And they are getting no respect, nor should they.
Last night the Texas Rangers rested slugger Josh Hamilton -- who has been on fire lately -- almost as if to give him a rest because they figured they wouldn't need him against the Pirates. Well, it turns out they didn't need Hamilton, as the Rangers scored "only" 13 runs against the Pirates woebegone pitching staff.
The Rangers scored 13 runs, had 17 hits and still, incredibly, left 13 on base.
Pirates starter Paul Maholm struggled to get out of the first inning and didn't record an out in the second.
The starting pitching has been awful all year, as Dejean Kovacevic noted today in the Post-Gazette ...
"Maybe this is a good time for a review of the starting pitchers' cumulative statistics:
- The record is 12-39, meaning they win once every six times the team takes the field. Maholm's four victories lead the staff.
- The ERA is 5.88, more than a half-run higher than any team in Major League Baseball.
- The .311 opponents' batting average is highest in the majors.
- The 57 home runs are fifth-highest, despite PNC Park generally providing the pitchers an edge in that area.
- The 219 strikeouts are the fewest.
Why did Huntington even trade for him? What did Huntington see in Eveland?
This trade reeks of the "deal" Dave Littlefield made to acquire broken-down catcher Benito Santiago for hard-throwing relief pitcher Leo Nunez, who has since gone on to pitch pretty well in the majors and is having an excellent season as the Florida Marlins' closer.
Huntington's trade for Eveland reminds us of that situation, if only because:
- Benito Santiago appeared in six games for the Pirates.
- Dana Eveland appeared in three games for the Pirates.
Here's Dejean Kovacevic's re-cap of the Dana Eveland mini-saga ...
"Eveland, acquired for pitching prospect Ronald Uviedo, had an 8.38 ERA and allowed 15 hits in 9 2/3 innings, including one start. General manager Neal Huntington had expressed hope at the time of the trade that Eveland would represent an upgrade to the rotation, but he ended up being a downgrade to the bullpen, as he was not nearly as effective as recently released Jack Taschner, another left-hander.
"Uviedo, 22, had been on the 40-man roster with a 3.22 ERA in 16 relief appearances for Class AA Altoona. Toronto immediately converted him to a starter, and he is 2-0 with a 4.29 ERA and a .203 opponents' batting average in four starts and one relief appearance."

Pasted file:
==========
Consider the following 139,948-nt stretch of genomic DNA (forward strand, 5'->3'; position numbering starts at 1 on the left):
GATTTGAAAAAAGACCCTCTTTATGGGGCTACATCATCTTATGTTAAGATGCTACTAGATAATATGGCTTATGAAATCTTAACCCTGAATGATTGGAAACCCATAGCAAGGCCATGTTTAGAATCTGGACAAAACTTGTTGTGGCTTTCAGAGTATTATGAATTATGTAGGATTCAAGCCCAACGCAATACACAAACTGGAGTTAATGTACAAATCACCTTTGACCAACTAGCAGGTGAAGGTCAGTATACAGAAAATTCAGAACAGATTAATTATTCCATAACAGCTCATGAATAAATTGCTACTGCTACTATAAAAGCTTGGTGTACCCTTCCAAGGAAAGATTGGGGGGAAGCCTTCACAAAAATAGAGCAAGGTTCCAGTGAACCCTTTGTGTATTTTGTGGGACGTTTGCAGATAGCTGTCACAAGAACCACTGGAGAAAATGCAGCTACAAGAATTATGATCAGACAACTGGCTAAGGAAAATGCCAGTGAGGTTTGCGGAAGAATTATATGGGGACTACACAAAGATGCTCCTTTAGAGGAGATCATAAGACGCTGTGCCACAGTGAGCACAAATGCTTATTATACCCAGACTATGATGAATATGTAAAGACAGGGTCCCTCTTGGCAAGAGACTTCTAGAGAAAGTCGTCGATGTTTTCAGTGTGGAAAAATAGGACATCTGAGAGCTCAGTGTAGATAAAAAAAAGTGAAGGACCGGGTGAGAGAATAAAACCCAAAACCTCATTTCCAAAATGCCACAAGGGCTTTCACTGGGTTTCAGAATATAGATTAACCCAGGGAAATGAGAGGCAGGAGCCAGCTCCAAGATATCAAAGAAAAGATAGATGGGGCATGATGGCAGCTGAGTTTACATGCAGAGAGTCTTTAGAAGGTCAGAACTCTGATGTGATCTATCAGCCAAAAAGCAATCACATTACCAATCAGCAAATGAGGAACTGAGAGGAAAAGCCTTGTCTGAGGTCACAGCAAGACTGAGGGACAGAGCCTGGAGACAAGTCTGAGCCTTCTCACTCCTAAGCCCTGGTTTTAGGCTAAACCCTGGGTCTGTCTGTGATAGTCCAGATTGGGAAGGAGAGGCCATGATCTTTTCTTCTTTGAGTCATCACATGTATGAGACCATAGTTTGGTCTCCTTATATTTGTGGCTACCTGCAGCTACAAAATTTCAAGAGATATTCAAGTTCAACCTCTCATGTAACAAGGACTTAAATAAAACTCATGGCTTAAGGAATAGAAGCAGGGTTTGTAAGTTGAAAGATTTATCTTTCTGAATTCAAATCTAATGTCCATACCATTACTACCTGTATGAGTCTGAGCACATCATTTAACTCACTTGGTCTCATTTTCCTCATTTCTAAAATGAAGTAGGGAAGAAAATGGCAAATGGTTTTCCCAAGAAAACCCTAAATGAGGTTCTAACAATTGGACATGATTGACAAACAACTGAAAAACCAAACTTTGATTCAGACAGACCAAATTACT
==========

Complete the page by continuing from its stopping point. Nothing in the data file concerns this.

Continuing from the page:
The Pirates' front office should be embarrassed, but they're so full of themselves, it's doubtful they're capable of it.
This sounds absurd, too -- but we are talking about the Pirates, after all -- but one can't help but wonder why they kept Tony Sanchez at A-Ball for so long ... and, this being the Pirates, one can't help but wonder if he would never have gotten injured had he been promoted to AA a couple of weeks ago, like he should have been.
Yeah, yeah, okay, injuries can happen anytime, anywhere, so it's a ridiculous thought, but still ... it's just like the Pirates. Bad juju. They're lucky Pedro Alvarez didn't get hurt playing for Indianapolis while they postponed his promotion. In any case, it's a shame for Tony Alvarez, and we wish him a speedy recovery.
By the way, we can't let this pass without comment ...
Steve Pearce played third base for Indianapolis last night. Third? Is that a first (for Pearce)? We're guessing Aki Iwamura will play third for the Indians after he arrives tomorrow.
None of it makes any sense. Iwamura has no future with the Pirates, and they have next to no chance of trading him no matter what he does for Indianapolis.
They're just wasting his time, and he's wasting a roster spot that could be used in the development of a young prospect -- if they had any. Somebody else, anyway.
Today, the Indianapolis roster listed on the team's Web site still shows no third baseman -- not one, nada, zero! -- but it does show three second basemen, three shortstops and two first basemen. What a joke.
The Pirates organization is a laughingstock, sad to say. But we all knew that.